SLW Board Taps Davis as President

Josh Davis, new SLWLA Board President Photo contributed

By Maggie Beamguard

Insider Editor

A new president was appointed to the Seven Lakes West Landowners Association Board, effective Aug. 23. Josh Davis takes the helm from Pat Zlotin, who will continue on the board as vice president.

A Tennessee native, Davis brings to his new position 20 years of military experience, culminating in the United States Army Special Operations Command. He also worked with the Department of Energy before returning to USASOC as a government civilian. He recently switched gears to industry and works at Cisco Systems. 

Married to Laura Davis for 26 years, the couple moved to Seven Lakes West in 2013 with their two boys Logan and Justin, now grown. The premiere amenity of Lake Auman, along with the people of SLW, are what Davis enjoys most about the community. He keeps his boat in the water year-round.

Davis began serving on the board in 2021, first as secretary and then as vice president. He was prompted to run while serving on the Lake Committee after noticing the difference volunteers make in improving the community.

Davis says 30 years of leadership experience have prepared him for his term as president.

“Part of being the leader is also being a good listener. You have to listen to what the community is saying,” he said. 

Discord among some residents persists following the outcome this summer of a lawsuit brought by homeowners against SLWLA regarding the right to vote in board elections.

“Right now there’s still turmoil in the community,” he said. “A leader will try to listen to the community and try to bring everybody back together.”

Davis’ wide-ranging experience from active duty to government civilian to the corporate world has also prepared him to understand budgets and spending processes. Working with volunteers to maximize contributions without wasting their time and energy is also a challenge for any leader, Davis said. 

Davis is focused for now on the community’s growth.

“We’re averaging 40 to 50 new homes a year. We’re expecting full build-out probably in nine to 11 years, depending on lot combinations and other factors,” Davis said. “I think the growth means we need to grow the amenities. It means we need to grow the revenue that we need to to continue to pay for the amenities.”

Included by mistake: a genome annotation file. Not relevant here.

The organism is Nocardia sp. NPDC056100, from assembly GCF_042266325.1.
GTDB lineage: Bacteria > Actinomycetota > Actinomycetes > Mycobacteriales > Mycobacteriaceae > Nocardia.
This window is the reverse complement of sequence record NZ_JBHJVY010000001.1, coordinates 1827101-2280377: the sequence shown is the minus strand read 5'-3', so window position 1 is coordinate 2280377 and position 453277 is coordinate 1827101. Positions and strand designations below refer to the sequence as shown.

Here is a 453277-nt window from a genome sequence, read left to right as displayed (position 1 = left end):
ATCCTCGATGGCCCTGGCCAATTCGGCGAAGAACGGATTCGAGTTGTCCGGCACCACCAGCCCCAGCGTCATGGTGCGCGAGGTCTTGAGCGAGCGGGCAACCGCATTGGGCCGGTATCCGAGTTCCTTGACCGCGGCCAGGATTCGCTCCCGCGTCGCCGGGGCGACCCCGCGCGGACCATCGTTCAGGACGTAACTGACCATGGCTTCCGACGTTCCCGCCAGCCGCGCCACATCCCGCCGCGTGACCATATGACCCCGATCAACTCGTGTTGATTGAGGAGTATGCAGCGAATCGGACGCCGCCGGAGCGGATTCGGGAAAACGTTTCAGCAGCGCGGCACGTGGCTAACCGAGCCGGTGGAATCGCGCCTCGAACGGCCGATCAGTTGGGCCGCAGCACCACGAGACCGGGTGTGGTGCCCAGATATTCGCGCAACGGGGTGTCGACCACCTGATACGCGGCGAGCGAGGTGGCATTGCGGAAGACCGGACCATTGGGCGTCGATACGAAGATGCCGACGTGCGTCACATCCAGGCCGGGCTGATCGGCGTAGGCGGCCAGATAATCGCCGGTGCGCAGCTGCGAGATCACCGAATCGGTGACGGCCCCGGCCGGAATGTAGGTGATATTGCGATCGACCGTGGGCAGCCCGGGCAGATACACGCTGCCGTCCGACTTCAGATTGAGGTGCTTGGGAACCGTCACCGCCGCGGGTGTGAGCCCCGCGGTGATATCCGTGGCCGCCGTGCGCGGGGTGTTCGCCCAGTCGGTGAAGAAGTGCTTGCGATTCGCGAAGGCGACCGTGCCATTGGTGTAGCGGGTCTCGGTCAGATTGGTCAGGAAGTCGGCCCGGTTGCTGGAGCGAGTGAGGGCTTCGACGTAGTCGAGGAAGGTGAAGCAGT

Growth also plays a factor in the way the community will need to be managed, according to Davis.

“We’re starting to have this turn that I see coming where you’re going to have more of a professional staff running part of these committees.”

Davis sees a potential role for professional staff in running operation-based committees such as the Architectural Review Committee, Infrastructure, Lake and Dam, Safety and Security and even Finance. 

A younger demographic of full-time working professionals with limited time to give back to the community is also part of the community’s evolution. 

“There will still be volunteers, but it’s not going to be as many as it is now,” Davis said. 

The biggest challenge Davis believes the community faces is generating revenues during a period of high inflation.

“If you don’t raise the dues at an 8.5 percent average, you’re losing revenue. You have to have that input into revenue so that you can output a number that you can say: ‘Here’s what we’re going to do for roads. Here’s what we’re going to do for the lake. Here’s what we’re gonna do for the dam.’”

A series of town halls have been planned to communicate the budgeting process and revenue challenges the community faces and to get feedback. The board held its second one in August and a third is scheduled for November.

“We did our second one, and it was a little rocky. But we started getting people to listen and understand,” Davis said. “And now for the third one, we’re hopefully going to have a good 85 percent solution for the budget we can present. Then based on the feedback, we’re going to go in and sharpen that pencil more. The board’s going to have to make the decision of where those cuts are going to come from to get to that 100 percent.”

When it comes to making decisions, Davis is guided by the motto “choose the hard right over the easy wrong.”
“In order to do that, you have to know the direction you’re wanting to go. You’ve got to set a course.” In the military, he says they set an azimuth due East. “Now I may go southeast. I may go northeast. Or I may bounce back and forth, but the direction we’re going is East.”

Due East, from the board’s perspective, is the development of a 3-5 year budget so people can see the expected growth.

“People can plan for that and see where their money is going. So there’s no special assessments, and there’s no ‘Aha! Gotchas.’”

Davis is eager to move forward as a community and will be focused on two priorities.

“One is to keep property values up. That’s number one. Number two is to keep water in that hole, i.e. the lake and to continue to make SLW a premier community where people want to live.”

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